January 17, 2014

Today is ASCT +94. And no, the M-spike data did not come in yet. 😔

Wow, was I ever way too technical in my last posting. Let’s see if I can break it down. Myeloma is a cancer of the plasma cells. In the blood stream are all sorts of biological chemicals that make up our immune system, such as immunoglobulins that are divided into A, G, or M proteins. One of the typical hallmarks of myeloma is that the cancerous plasma cells typically produce only one of the proteins, most commonly the M protein. This is called a monoclonal protein because the cancerous plasma cells only produce

    one

of the required immunoglobulins instead of all three, which is the reason for the mono in monoclonal protein. The clonal refers to the fact that the cancerous cells are simply reproducing one protein clone instead of the variety of proteins healthy plasma cells produce. This give rise to M-Spike referring to an abnormally high numbers of only one kind of proteins. This M-spike is supposed to be zero or none detected. At it worst, my M-spike was 2.3. This the one value I don’t have yet, but I expect that it is zero.

Here’s why. My oncologist, Warren, has always said that once my M-spike reached zero, he would then test for the other markers such as free light chains. Now the immunoglobulins are regularly tested for myeloma patients, but these are the heavy chain proteins – they are bigger. Most myeloma patients are divided into groups depending on which immunoglobulin they have in excess, A, G, or M. I have been a G, which is most common. My IgG (shorthand for immunoglobulin G) was over 3200 at it’s worst, an my others were low. Now all my immunoglobulins are below normal range. This will sort itself out and normal ranges will be achieved.

Back to the free light chains. These are another variety of proteins involved in the immune system. There are two primary types called kappa or lambda. And again, myeloma patients are typically one or the other, based on which one is in excess. For some patients, the only markers they have are whether they are kappa or lambda; they have no monoclonal protein. This does not mean that their myeloma is any less dangerous – it can still cause a lot of organ damage. The other things oncologists look it is the ratio of kappa to lambda. I am a kappa patient and my ratio of kappa to lambda was 16.03 (normal max of 2.65). Both of my light chains are now below range too, and my ratio is just a smidgen over the max at 2.75!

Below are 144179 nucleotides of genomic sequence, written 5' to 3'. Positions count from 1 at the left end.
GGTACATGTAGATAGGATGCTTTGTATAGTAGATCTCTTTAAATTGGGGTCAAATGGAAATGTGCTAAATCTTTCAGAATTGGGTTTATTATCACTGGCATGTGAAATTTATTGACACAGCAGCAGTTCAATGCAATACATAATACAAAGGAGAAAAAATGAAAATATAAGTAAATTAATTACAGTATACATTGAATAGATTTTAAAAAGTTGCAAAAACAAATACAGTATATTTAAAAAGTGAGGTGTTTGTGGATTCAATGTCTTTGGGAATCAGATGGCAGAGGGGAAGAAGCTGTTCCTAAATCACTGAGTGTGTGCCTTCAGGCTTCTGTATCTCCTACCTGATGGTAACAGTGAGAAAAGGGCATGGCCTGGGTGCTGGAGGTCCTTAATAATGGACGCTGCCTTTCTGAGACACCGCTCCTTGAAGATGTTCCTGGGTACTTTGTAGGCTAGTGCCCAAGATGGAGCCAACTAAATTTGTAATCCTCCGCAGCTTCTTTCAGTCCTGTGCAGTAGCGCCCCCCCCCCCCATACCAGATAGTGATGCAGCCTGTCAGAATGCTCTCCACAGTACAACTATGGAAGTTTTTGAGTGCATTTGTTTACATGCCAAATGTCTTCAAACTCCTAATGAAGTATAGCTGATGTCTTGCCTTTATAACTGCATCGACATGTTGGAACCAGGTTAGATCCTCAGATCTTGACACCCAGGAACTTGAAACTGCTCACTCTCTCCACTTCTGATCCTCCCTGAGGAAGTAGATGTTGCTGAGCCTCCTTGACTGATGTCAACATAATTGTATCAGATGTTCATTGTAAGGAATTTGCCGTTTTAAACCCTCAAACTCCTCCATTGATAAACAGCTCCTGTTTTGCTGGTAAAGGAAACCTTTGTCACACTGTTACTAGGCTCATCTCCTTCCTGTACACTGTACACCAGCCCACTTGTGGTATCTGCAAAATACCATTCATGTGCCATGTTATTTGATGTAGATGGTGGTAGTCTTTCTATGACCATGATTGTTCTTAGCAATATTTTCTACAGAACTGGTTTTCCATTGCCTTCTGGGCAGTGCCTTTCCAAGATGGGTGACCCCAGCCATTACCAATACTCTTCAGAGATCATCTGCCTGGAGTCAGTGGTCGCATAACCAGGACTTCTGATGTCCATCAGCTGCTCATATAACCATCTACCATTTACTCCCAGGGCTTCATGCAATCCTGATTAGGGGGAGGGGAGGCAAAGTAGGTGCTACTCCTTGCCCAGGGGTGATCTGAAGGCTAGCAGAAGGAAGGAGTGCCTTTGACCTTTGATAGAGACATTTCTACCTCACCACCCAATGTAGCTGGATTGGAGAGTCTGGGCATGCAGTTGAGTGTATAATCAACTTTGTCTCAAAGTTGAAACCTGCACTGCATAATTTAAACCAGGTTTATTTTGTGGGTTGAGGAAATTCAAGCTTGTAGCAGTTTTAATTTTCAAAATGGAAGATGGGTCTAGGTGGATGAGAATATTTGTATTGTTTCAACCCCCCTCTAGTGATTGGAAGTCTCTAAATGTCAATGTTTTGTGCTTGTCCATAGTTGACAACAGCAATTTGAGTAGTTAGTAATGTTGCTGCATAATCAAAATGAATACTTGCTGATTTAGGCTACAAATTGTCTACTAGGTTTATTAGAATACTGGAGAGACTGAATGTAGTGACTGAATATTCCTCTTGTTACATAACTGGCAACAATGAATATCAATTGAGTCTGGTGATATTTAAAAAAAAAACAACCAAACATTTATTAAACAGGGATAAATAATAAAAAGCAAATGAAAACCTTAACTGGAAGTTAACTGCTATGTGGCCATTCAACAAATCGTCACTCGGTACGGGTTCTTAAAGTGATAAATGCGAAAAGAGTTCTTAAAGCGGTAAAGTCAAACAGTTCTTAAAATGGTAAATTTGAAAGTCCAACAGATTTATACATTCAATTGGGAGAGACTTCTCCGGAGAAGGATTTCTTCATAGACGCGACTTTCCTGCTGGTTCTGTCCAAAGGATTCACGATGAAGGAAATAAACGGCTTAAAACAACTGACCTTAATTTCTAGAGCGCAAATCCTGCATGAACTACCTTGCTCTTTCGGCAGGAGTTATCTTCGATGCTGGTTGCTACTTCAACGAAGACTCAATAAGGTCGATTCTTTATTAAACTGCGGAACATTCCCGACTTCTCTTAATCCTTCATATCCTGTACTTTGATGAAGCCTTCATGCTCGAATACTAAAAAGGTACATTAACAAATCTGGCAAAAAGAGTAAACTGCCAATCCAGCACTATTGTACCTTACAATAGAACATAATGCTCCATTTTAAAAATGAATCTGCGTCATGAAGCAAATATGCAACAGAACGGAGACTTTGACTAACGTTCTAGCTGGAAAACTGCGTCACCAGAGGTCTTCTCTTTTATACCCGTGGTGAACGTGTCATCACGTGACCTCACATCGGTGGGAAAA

Back to what’s tested when. When the M-spike reaches zero, and the immunoglobulins are also in range, then doctors will test for free light chains because these are the last to come in range. Once the M-spike is zero and the immunoglobulins are in range, the a patient is considered to be in complete remission. Then a patient is tested for the free light chains, and if these are also now in range, the patient is considered to be in stringent complete remission. This is currently the best that a myeloma patient can hope for.

Well, because both my immunoglobulins are in range, and my free light chains are in range, it seems to me that my M-spike must also be in range. Therefore, concludes me, I must be in stringent complete remission. Has all this made it more understandable? If so you know why I say, Hallelujah! Praise be to God.

Thank you, Lord Jesus, for my healing, and thank you the healing received by others for whom we pray, Hirma, Berris, Nicola, Sylvia, Barbara, Frank, Donna, Irene, Brian, Kevin, Mike, and Joe.

Amen.